Please use this identifier to cite or link to this item: http://buratest.brunel.ac.uk/handle/2438/7439
Title: Exposure variability and behaviour of indoor and outdoor air pollutants in primary schools in the United Kingdom
Authors: Zeka, A
Jones, BJ
Anopa, Y
Koulkova, A
Issue Date: 2011
Publisher: ISEE
Citation: International Society for Environmental Epidemiology, Barcelona, Spain, Extended Abstract No. P-0635, Sep 2011
Abstract: Background and Aims: Current evidence suggests that exposure to common indoor air pollutants is associated with adverse health effects in children. This study was conducted to examine air quality in four primary schools in southern England, in order to establish daily, weekly and seasonal variability of pollutant concentrations within and between the schools, and to understand the behaviour of common indoor and outdoor air pollutants. Methods: Four primary schools were selected for the study, in urban, suburban and rural environments with diverse size and socioeconomic backgrounds. Air quality monitoring was conducted in three rounds (autumn, winter, summer) during the academic year 2009-2010. Each round involved monitoring continuously for one week in four locations of typical children’s exposure: generally three indoors and one outdoors. Measurements were carried out for particulate matter count for size range 0.5-5.0μm (PM0.5-5.0), carbon dioxide (CO2), carbon monoxide (CO), and nitrogen dioxide (NO2). Results: Findings revealed great variability in PM0.5-5.0 concentrations during the week and between rounds of measurements within each school, and between schools. CO concentrations were greatly variable for the suburban and rural schools. Little variability was seen for NO2 concentrations. CO2 levels differed during the day and between days and rounds in each school, and between schools, depending on the daily activity patterns of children and practice of ventilation. Linear regression models predicted indoor levels for PM0.5-5.0, CO and NO2, based on contribution of outdoor concentrations to the same pollutant, ventilation measured by CO2 concentrations and weather variables. Conclusions: Study findings showed variability in pollutant exposure levels between locations, days and seasons in each school, and between all four schools. These differences related to school building design and location, ventilation practices and children’s daily activities. These findings support the need for developing methodology for personal exposure assessment to air pollutants among school children.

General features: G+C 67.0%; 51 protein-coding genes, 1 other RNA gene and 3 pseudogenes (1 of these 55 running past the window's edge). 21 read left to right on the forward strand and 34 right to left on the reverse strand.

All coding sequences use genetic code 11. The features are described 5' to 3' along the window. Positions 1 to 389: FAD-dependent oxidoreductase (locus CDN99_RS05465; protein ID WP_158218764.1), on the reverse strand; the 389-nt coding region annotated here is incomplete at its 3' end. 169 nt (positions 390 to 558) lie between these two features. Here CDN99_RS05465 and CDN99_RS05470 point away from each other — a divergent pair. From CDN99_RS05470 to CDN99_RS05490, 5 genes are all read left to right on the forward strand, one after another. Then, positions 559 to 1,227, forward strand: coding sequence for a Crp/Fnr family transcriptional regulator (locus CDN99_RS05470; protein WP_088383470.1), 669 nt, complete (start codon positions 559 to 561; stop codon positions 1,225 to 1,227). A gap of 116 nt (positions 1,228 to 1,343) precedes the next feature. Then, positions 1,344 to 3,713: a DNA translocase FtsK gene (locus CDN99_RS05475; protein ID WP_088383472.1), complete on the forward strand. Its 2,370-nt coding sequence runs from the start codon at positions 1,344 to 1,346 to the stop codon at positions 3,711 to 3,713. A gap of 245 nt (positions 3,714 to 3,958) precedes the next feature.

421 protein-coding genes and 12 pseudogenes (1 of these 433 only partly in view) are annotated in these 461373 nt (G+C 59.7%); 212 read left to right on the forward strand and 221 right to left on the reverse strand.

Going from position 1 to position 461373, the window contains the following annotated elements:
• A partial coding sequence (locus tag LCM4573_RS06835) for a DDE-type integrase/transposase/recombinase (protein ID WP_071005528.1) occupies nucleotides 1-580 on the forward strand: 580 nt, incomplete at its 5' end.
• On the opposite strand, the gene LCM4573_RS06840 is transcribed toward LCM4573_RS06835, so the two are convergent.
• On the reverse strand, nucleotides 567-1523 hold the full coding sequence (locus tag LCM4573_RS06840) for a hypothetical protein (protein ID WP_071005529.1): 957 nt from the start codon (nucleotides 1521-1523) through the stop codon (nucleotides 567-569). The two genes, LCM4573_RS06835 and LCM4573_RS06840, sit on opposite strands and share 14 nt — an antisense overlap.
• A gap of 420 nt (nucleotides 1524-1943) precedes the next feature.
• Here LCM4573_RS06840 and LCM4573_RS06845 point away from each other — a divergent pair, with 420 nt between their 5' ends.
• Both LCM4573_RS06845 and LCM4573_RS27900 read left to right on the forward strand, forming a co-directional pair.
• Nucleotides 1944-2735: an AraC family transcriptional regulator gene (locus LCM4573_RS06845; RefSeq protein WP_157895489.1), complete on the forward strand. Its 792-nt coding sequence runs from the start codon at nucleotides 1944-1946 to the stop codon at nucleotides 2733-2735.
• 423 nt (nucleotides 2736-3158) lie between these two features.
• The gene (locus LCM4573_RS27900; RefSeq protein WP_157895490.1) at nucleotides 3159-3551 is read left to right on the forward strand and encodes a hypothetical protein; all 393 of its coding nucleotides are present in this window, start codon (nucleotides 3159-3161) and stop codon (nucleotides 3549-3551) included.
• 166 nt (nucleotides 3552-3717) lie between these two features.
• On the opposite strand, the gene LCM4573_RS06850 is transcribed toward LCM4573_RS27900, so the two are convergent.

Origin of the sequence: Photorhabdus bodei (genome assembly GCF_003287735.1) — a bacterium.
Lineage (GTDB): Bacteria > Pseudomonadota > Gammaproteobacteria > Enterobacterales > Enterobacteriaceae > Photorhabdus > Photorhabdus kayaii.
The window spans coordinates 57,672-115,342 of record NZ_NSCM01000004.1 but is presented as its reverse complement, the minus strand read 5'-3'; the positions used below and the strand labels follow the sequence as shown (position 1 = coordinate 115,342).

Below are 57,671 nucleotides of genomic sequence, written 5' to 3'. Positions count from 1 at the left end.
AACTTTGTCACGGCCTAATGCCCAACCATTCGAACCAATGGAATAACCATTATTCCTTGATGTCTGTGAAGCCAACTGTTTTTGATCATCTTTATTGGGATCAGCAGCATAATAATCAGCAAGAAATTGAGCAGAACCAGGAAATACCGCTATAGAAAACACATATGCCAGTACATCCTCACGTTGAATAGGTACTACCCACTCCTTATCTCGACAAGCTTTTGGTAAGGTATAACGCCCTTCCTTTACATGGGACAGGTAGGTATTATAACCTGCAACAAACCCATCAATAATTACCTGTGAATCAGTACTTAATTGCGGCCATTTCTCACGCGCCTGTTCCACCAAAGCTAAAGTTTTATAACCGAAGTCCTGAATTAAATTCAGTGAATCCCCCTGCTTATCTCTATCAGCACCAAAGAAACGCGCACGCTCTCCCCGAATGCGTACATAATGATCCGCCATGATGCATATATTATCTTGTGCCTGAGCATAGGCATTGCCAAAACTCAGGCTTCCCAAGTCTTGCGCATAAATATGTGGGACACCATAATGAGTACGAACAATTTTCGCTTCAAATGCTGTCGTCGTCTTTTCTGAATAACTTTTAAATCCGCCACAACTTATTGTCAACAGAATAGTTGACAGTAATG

Description: Copyright @ 2011 ISEE
URI: http://ehp03.niehs.nih.gov/isee/PDF/isee11Abstract01402.pdf
http://bura.brunel.ac.uk/handle/2438/7439
Appears in Collections:Environment
Community Health and Public Health
Institute for the Environment

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